#3, the pilots claimed to have had no engine response. Nothing about lack of fuel or the engines quitting, just that they would not throttle up at the most critical time of approach.

We will all need to wait and see what happens. Everything else till then is just arm chair pilot assumptions. </div></BLOCKQUOTE>

Good point Gibbage http://forums.ubi.com/images/smilies/25.gif

'arm chair pilot assumptions'

Best Regards,
MB_Avro.

SeaFireLIV
01-19-2008, 04:19 PM
<BLOCKQUOTE class="ip-ubbcode-quote"><div class="ip-ubbcode-quote-title">quote:</div><div class="ip-ubbcode-quote-content">Originally posted by salthill:
Hi

haven't seen any postings of videos any1 got one?

cheers </div></BLOCKQUOTE>

Guess i`m the only one who feels that this request just doesn`t seem right?

Blottogg
01-19-2008, 05:12 PM
<BLOCKQUOTE class="ip-ubbcode-quote"><div class="ip-ubbcode-quote-title">quote:</div><div class="ip-ubbcode-quote-content">Originally posted by Bremspropeller:
In fact, the A320 crash at Habsheim, France, was pilot error.
In landing cofiguration, the a/c will assume, the pilot wants to land if it's once brought below a certain altitude.
The pilot failed to monitor his alt and flew at 30ft instead of 300ft.

Going around would be as easy as pulling the stick fully aft to activate the a/c's alpha floor protection.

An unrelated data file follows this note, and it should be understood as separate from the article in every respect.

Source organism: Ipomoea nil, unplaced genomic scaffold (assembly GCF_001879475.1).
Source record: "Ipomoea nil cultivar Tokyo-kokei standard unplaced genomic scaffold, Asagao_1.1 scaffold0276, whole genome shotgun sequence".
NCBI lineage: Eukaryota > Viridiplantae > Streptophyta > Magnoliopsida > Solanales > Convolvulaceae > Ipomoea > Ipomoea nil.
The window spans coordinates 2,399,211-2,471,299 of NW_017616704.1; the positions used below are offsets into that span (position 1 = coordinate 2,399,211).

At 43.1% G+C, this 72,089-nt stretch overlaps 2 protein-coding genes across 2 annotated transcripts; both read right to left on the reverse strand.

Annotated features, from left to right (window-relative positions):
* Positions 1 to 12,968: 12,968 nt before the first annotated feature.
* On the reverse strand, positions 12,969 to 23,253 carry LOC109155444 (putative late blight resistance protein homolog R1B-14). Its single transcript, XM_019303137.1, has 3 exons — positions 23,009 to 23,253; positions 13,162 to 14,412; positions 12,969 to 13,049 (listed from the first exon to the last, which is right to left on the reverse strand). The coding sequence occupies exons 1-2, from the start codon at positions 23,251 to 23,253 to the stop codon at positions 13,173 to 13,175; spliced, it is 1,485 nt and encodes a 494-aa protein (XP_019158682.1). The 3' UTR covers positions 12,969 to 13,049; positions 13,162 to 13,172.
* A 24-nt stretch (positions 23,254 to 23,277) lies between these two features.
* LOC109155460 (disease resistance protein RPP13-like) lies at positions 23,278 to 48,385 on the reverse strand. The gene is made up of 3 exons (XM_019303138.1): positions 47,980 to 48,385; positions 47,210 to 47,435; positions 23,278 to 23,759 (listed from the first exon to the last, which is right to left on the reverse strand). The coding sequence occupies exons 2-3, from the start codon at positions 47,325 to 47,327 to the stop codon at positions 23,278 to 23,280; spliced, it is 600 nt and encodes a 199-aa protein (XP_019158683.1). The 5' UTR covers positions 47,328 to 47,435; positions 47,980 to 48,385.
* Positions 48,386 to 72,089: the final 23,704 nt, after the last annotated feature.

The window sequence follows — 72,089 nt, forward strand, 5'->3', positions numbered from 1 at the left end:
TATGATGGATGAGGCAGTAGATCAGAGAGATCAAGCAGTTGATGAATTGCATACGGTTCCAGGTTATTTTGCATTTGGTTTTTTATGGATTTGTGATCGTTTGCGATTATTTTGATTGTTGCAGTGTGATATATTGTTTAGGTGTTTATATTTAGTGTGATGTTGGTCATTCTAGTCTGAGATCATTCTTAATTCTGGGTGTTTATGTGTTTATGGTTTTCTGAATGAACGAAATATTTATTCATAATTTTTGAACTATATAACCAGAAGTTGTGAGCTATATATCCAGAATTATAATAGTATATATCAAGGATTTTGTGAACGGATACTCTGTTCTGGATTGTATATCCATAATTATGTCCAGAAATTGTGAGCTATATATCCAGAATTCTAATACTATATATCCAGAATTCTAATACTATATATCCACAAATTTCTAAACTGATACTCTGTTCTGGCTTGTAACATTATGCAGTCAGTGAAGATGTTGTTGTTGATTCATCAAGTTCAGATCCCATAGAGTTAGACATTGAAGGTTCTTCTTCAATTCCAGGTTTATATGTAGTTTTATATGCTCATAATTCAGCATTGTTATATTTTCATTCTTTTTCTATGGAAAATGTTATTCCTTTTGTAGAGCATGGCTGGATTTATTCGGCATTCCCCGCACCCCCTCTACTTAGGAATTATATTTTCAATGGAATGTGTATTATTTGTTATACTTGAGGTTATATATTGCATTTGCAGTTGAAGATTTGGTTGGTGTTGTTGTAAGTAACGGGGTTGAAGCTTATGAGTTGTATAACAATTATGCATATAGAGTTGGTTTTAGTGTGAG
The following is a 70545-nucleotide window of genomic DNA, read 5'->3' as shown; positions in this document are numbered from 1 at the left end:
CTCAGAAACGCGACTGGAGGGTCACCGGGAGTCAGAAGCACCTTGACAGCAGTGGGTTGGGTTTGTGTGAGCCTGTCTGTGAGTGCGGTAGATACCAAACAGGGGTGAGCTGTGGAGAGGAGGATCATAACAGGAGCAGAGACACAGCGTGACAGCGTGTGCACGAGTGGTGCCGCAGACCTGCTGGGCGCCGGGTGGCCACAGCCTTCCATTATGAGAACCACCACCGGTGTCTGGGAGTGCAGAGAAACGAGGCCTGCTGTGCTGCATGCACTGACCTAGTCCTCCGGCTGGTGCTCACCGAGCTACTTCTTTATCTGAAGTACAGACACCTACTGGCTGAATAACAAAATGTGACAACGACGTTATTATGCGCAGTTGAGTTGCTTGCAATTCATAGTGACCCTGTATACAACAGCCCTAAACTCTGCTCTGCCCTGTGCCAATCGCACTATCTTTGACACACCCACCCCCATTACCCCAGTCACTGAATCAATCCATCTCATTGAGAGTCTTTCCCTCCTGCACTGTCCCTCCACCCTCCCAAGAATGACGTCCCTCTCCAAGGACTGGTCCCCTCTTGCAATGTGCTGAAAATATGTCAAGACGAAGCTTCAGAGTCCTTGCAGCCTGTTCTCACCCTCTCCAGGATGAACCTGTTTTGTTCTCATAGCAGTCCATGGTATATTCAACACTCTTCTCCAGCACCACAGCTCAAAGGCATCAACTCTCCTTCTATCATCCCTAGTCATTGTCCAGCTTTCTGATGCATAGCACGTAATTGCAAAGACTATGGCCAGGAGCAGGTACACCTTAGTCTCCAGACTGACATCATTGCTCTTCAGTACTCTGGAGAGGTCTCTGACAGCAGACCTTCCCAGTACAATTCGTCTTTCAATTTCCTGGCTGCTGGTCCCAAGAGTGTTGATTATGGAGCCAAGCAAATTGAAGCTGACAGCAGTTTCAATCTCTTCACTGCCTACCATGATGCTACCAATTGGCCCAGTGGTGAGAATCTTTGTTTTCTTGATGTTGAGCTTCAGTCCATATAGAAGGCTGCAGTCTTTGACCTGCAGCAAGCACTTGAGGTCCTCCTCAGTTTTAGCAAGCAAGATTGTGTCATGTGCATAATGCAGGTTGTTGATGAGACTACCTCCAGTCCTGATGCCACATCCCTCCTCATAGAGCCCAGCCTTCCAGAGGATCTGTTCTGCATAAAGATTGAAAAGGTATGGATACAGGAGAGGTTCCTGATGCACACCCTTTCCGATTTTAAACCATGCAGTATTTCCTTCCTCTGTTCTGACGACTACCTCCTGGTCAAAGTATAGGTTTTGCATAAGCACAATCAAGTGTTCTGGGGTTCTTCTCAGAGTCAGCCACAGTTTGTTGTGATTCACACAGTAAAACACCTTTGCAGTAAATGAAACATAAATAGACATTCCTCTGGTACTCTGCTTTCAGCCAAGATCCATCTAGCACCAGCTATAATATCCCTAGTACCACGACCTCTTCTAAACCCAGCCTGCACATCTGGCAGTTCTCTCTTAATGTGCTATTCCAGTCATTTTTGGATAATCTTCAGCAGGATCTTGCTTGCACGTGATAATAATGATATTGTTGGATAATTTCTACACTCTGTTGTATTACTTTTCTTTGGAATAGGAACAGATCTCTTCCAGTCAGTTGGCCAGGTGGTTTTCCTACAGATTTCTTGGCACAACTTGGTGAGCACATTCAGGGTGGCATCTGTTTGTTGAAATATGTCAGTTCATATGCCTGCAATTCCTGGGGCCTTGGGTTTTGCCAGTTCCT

The engines would then spool up to TOGA and he could keep the alpha at it's max value, safely climbing away.

That's the official version.

All but three people survived that accident. </div></BLOCKQUOTE>

Brems, this is why I sometimes wonder if any of the flight control guys at Airbus are pilots. Some of the assumptions in the autopilot software are about as intuitive as quantum physics. Did they never think of the possibility of a low-altitude go-around? The proverbial "busload of nuns" on the runway in the flare is a pretty standard simulator EP, and runway incursions are becoming a major safety concern as other hazards become better understood and avoided. To command takeoff thrust by pulling back on the stick without touching the throttles, even while the autopilot isn't engaged, seems very counter-intuitive.

My favorite "what were they thinking?" autopilot incident with Airbus involved a decent into Nancy France IIRC. The approach is apparently very steep, so the crew selected partial flaps and idle thrust (autopilot off). The limiting speed for the selected flap configuration was 195 knots, but in the steep decent, they hit 196. The logic programmed into the autopilot called for it to prevent a flap overspeed by commanding nose-up pitch. The autopilot apparently works via trim, so the plane started trimming itself nose-up. The pilots, wanting to decend, instinctively pushed forward. This continiued until they couldn't overcome the trim forces (the flight controls are apparently designed such that trim has more pitch authority than the elevator... another "what were they thinking?") and the nose came up. Now the airspeed started decaying, so the autopilot logic again kicked in and applied takeoff thrust (perhaps the same feature you mentioned). So the crew is sitting there thinking "WTH?", with the stick full forward, throttles at idle, while the aircraft climbs with full nose-up trim and takeoff thrust! Bad on them for their poor systems knowledge, but bad on Airbus for such an unintuitive design. Boeing's answer to avoid a flap over-speed is to have the flaps "blow up", or retract automatically, to remain within their speed restrictions.